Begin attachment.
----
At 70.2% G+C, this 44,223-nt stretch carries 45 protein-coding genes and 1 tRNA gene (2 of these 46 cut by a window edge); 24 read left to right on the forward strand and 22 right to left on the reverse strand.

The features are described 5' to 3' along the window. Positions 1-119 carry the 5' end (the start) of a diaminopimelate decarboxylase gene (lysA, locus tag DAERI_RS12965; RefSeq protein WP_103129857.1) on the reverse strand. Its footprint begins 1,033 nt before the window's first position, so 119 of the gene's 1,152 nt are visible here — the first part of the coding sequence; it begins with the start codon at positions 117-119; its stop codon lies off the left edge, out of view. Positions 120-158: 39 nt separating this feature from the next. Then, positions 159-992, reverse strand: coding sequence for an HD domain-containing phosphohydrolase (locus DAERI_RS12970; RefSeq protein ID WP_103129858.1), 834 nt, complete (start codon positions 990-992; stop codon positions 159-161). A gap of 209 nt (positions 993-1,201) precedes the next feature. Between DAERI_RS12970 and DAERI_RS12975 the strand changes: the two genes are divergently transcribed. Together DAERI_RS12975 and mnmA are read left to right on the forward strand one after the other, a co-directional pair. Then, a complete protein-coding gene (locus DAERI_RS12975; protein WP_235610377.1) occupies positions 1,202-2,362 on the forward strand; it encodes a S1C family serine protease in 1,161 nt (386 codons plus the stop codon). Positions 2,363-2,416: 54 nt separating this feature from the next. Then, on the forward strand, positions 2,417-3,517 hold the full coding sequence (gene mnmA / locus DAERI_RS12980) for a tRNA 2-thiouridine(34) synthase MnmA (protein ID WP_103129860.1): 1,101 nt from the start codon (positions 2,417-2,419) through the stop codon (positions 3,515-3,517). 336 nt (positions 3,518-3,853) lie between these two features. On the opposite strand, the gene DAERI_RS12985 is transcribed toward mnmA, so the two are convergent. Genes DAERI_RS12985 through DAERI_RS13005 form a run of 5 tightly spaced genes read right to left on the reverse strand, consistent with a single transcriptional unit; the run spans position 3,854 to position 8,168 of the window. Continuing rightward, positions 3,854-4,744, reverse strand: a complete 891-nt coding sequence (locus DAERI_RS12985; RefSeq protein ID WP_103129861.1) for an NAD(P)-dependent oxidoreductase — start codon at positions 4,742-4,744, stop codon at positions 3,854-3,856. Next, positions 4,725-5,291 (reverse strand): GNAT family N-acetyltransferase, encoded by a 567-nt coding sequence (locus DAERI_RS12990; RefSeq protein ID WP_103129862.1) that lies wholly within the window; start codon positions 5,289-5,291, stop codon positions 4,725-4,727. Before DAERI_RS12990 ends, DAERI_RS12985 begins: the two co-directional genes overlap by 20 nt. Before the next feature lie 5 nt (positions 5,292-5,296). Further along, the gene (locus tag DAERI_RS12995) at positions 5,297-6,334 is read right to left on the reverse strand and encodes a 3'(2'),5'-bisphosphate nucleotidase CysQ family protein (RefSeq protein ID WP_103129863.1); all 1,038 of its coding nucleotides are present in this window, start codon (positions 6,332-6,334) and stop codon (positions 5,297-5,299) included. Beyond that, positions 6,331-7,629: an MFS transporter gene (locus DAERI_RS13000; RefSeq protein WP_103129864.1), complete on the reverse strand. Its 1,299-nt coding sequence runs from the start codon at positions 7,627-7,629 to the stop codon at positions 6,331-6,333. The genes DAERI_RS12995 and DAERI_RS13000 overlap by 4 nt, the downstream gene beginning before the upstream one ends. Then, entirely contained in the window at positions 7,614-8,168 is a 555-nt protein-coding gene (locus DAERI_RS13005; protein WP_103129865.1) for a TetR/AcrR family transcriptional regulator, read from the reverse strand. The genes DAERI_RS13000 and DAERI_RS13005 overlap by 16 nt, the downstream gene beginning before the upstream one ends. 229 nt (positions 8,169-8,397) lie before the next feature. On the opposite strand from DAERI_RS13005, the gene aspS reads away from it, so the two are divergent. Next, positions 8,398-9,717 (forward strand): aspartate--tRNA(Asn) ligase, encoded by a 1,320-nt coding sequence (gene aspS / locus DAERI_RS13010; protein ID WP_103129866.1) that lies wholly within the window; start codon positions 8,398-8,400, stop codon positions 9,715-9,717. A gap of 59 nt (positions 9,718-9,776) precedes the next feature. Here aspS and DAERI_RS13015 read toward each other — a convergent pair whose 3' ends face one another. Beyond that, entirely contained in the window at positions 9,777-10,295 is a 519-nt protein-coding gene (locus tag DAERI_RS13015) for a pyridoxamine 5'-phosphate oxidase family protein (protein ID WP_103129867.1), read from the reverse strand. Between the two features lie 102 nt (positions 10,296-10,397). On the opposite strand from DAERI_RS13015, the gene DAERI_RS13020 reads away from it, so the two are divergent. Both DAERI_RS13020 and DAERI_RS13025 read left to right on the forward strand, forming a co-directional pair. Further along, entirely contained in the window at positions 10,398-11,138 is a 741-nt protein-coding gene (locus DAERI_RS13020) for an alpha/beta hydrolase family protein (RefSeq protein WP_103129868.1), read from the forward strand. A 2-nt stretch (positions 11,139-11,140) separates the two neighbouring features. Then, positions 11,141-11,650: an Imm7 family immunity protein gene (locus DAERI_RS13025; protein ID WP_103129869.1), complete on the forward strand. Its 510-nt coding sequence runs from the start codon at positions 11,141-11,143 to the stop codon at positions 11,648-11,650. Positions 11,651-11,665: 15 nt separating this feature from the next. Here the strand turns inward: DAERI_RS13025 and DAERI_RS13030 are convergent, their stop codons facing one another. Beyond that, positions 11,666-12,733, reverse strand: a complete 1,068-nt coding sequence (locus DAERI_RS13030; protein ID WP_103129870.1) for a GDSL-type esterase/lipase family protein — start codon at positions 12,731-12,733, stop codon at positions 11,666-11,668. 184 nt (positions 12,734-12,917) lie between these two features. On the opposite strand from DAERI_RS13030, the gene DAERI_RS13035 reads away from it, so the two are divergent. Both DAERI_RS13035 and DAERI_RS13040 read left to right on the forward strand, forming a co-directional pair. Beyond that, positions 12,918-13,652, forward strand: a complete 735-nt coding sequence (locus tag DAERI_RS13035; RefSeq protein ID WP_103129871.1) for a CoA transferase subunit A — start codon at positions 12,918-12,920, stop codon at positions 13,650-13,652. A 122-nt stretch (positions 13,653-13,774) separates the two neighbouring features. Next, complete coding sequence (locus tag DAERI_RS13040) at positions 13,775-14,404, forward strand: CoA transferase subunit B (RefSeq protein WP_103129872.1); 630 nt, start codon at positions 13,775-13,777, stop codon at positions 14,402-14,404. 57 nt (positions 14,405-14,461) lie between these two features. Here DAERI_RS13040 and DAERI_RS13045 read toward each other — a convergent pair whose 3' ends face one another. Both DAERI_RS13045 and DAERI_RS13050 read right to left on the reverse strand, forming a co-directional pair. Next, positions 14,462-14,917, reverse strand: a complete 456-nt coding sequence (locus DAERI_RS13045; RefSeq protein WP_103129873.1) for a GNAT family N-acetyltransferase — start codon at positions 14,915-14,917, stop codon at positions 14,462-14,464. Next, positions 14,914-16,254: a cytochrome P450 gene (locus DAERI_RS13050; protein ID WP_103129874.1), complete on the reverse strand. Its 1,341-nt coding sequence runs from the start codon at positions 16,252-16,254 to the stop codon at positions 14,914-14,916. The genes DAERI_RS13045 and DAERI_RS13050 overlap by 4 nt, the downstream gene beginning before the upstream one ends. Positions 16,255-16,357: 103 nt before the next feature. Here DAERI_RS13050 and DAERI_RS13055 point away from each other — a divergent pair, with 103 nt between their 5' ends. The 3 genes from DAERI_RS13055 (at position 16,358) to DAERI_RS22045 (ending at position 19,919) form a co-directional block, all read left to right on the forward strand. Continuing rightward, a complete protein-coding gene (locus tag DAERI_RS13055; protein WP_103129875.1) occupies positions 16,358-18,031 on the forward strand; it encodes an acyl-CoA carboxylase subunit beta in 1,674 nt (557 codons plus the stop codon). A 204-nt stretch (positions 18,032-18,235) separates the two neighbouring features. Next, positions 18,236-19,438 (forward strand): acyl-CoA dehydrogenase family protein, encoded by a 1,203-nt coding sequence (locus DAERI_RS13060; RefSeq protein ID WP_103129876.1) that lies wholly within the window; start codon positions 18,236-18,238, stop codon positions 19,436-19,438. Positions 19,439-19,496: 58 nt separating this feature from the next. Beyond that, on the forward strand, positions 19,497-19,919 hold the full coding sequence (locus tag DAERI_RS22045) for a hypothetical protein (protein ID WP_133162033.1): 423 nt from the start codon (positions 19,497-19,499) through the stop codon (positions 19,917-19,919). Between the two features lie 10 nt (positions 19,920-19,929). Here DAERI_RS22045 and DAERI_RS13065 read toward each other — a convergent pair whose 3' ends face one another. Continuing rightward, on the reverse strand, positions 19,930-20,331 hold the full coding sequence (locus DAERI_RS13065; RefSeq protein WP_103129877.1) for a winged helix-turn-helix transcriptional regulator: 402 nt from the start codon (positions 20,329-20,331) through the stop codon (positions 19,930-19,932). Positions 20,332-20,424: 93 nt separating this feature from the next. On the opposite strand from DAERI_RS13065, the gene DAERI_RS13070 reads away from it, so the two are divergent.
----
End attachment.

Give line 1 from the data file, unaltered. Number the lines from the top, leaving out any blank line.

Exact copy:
At 70.2% G+C, this 44,223-nt stretch carries 45 protein-coding genes and 1 tRNA gene (2 of these 46 cut by a window edge); 24 read left to right on the forward strand and 22 right to left on the reverse strand.